Toward Optimizing Risk Adjustment in the Dutch Surgical Aneurysm Audit

Niki Lijftogt*, Anco Vahl, Esmee M. van der Willik, Vanessa J. Leijdekkers, Michel W. J. M. Wouters, J. F. Hamming, B. H. P. Elsman, R. H. Geelkerken, E. D. Wilschut, G. J. de Borst, J. A. van Herwaarden, J. W. Elshof, M. C. M. Willems, Dutch Society of Vascular Surgery, Dutch Society of Vascular Surgery, the Steering Committee of the Dutch Surgical Aneurysm Audit and the Dutch Institute for Clinical Auditing, Joep Teijink

*Corresponding author for this work

Research output: Contribution to journalArticleAcademicpeer-review

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Background: To compare hospital outcomes of aortic aneurysm surgery, casemix correction for preoperative variables is essential. Most of these variables can be deduced from mortality risk prediction models. Our aim was to identify the optimal set of preoperative variables associated with mortality to establish a relevant and efficient casemix model.

Methods: All patients prospectively registered between 2013 and 2016 in the Dutch Surgical Aneurysm Audit (DSAA) were included for the analysis. After multiple imputation for missing variables, predictors for mortality following univariable logistic regression were analyzed in a manual backward multivariable logistic regression model and compared with three standard mortality risk prediction models: Glasgow Aneurysm Score (GAS, mainly clinical parameters), Vascular Biochemical and Haematological Outcome Model (VBHOM, mainly laboratory parameters), and Dutch Aneurysm Score (DAS, both clinical and laboratory parameters). Discrimination and calibration were tested and considered good with a C-statistic > 0.8 and Hosmer-Lemeshow (H-L) P > 0.05.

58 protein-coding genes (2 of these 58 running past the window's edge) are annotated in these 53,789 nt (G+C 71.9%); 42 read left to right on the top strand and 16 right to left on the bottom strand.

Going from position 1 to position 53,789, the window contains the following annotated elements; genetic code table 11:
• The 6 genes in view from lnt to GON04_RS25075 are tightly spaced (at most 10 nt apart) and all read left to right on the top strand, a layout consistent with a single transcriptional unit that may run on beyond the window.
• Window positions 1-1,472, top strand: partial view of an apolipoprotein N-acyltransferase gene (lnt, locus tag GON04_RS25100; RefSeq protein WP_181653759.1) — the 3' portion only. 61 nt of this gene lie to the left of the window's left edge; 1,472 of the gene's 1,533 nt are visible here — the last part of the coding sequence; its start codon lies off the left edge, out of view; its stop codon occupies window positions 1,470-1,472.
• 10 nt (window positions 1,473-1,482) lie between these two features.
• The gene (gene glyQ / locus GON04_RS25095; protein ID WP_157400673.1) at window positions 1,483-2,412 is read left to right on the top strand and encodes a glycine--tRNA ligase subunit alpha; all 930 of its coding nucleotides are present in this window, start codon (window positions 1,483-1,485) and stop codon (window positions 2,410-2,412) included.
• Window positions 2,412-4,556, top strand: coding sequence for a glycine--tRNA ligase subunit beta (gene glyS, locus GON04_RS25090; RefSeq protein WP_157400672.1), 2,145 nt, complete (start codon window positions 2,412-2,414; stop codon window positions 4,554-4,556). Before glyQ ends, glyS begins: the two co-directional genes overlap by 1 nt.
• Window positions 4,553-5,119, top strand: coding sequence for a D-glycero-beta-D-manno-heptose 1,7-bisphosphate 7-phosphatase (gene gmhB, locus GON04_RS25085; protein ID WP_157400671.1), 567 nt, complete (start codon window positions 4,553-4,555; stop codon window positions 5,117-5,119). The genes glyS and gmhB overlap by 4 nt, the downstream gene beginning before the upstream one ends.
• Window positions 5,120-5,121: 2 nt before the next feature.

Results: There were 12,401 patients: 9,537 (76.9%) elective patients (EAAA), 913 (7.4%) acute symptomatic patients (SAAA), and 1,951 (15.7%) patients with acute rupture (RAAA). Overall postoperative mortality was 6.5%; 1.8% after EAAA surgery, 6.6% after SAAA, and 29.6% after RAAA surgery. The optimal set of independent variables associated with mortality was a mix of clinical and laboratory parameters: gender, age, pulmonary comorbidity, operative setting, creatinine, aneurysm size, hemoglobin, Glasgow coma scale, electrocardiography, and systolic blood pressure (C-statistic 0.871). External validation overall of VBHOM, DAS, and GAS revealed C-statistics of 0.836, 0.782, and 0.761, with an H-L of 0.028, 0.00, and 0.128, respectively.

Conclusions: The optimal set of variables for casemix correction in the DSAA comprises both clinical and laboratory parameters, which can be collected easily from electronic patient files and will lead to an efficient casemix model.

Original languageEnglish
Pages (from-to)103-111
Number of pages9
JournalAnnals of Vascular Surgery
Publication statusPublished - Oct 2019


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